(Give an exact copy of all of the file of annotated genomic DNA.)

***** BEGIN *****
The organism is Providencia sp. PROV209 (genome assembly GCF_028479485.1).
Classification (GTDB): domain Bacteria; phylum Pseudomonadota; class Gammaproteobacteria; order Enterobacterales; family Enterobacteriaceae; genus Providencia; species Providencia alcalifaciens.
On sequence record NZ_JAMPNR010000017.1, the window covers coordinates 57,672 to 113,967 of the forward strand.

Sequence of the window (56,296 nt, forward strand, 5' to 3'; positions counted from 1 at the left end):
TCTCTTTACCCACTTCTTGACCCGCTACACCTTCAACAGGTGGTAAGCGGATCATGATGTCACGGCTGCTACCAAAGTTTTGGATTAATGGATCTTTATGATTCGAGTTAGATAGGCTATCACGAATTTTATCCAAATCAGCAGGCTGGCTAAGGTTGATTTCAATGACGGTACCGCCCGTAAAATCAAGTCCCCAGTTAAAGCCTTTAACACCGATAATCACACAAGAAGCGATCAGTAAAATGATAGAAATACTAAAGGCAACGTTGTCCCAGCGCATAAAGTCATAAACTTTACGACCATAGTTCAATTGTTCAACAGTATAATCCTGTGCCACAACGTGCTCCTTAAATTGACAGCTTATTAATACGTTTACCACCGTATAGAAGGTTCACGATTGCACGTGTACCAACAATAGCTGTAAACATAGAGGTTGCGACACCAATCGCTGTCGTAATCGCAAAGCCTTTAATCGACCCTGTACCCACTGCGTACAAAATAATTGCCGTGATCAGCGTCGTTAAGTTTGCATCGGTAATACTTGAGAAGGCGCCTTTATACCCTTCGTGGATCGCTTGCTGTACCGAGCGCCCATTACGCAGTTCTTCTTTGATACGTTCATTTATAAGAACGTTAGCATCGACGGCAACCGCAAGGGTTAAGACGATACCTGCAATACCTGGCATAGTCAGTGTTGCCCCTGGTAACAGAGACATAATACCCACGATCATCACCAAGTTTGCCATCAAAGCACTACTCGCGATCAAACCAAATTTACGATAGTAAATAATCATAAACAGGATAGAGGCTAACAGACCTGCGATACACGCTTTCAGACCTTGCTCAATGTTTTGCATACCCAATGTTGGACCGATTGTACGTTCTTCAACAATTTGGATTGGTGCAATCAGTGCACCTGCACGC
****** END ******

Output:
The organism is Providencia sp. PROV209 (genome assembly GCF_028479485.1).
Classification (GTDB): domain Bacteria; phylum Pseudomonadota; class Gammaproteobacteria; order Enterobacterales; family Enterobacteriaceae; genus Providencia; species Providencia alcalifaciens.
On sequence record NZ_JAMPNR010000017.1, the window covers coordinates 57,672 to 113,967 of the forward strand.

Sequence of the window (56,296 nt, forward strand, 5' to 3'; positions counted from 1 at the left end):
TCTCTTTACCCACTTCTTGACCCGCTACACCTTCAACAGGTGGTAAGCGGATCATGATGTCACGGCTGCTACCAAAGTTTTGGATTAATGGATCTTTATGATTCGAGTTAGATAGGCTATCACGAATTTTATCCAAATCAGCAGGCTGGCTAAGGTTGATTTCAATGACGGTACCGCCCGTAAAATCAAGTCCCCAGTTAAAGCCTTTAACACCGATAATCACACAAGAAGCGATCAGTAAAATGATAGAAATACTAAAGGCAACGTTGTCCCAGCGCATAAAGTCATAAACTTTACGACCATAGTTCAATTGTTCAACAGTATAATCCTGTGCCACAACGTGCTCCTTAAATTGACAGCTTATTAATACGTTTACCACCGTATAGAAGGTTCACGATTGCACGTGTACCAACAATAGCTGTAAACATAGAGGTTGCGACACCAATCGCTGTCGTAATCGCAAAGCCTTTAATCGACCCTGTACCCACTGCGTACAAAATAATTGCCGTGATCAGCGTCGTTAAGTTTGCATCGGTAATACTTGAGAAGGCGCCTTTATACCCTTCGTGGATCGCTTGCTGTACCGAGCGCCCATTACGCAGTTCTTCTTTGATACGTTCATTTATAAGAACGTTAGCATCGACGGCAACCGCAAGGGTTAAGACGATACCTGCAATACCTGGCATAGTCAGTGTTGCCCCTGGTAACAGAGACATAATACCCACGATCATCACCAAGTTTGCCATCAAAGCACTACTCGCGATCAAACCAAATTTACGATAGTAAATAATCATAAACAGGATAGAGGCTAACAGACCTGCGATACACGCTTTCAGACCTTGCTCAATGTTTTGCATACCCAATGTTGGACCGATTGTACGTTCTTCAACAATTTGGATTGGTGCAATCAGTGCACCTGCACGC